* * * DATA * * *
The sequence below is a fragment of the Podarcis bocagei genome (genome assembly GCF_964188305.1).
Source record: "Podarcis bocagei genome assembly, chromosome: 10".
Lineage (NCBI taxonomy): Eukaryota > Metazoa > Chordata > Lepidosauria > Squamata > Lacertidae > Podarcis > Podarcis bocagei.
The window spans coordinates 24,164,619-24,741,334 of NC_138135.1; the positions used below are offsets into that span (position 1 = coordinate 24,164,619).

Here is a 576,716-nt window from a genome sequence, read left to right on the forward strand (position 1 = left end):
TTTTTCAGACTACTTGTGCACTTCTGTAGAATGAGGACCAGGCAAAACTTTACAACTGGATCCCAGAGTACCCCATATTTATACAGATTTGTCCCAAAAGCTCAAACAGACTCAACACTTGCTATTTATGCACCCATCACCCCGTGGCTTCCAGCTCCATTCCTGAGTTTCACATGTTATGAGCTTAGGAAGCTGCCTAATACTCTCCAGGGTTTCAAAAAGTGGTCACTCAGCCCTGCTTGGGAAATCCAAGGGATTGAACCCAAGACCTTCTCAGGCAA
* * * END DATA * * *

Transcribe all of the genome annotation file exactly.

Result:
The sequence below is a fragment of the Podarcis bocagei genome (genome assembly GCF_964188305.1).
Source record: "Podarcis bocagei genome assembly, chromosome: 10".
Lineage (NCBI taxonomy): Eukaryota > Metazoa > Chordata > Lepidosauria > Squamata > Lacertidae > Podarcis > Podarcis bocagei.
The window spans coordinates 24,164,619-24,741,334 of NC_138135.1; the positions used below are offsets into that span (position 1 = coordinate 24,164,619).

Here is a 576,716-nt window from a genome sequence, read left to right on the forward strand (position 1 = left end):
TTTTTCAGACTACTTGTGCACTTCTGTAGAATGAGGACCAGGCAAAACTTTACAACTGGATCCCAGAGTACCCCATATTTATACAGATTTGTCCCAAAAGCTCAAACAGACTCAACACTTGCTATTTATGCACCCATCACCCCGTGGCTTCCAGCTCCATTCCTGAGTTTCACATGTTATGAGCTTAGGAAGCTGCCTAATACTCTCCAGGGTTTCAAAAAGTGGTCACTCAGCCCTGCTTGGGAAATCCAAGGGATTGAACCCAAGACCTTCTCAGGCAA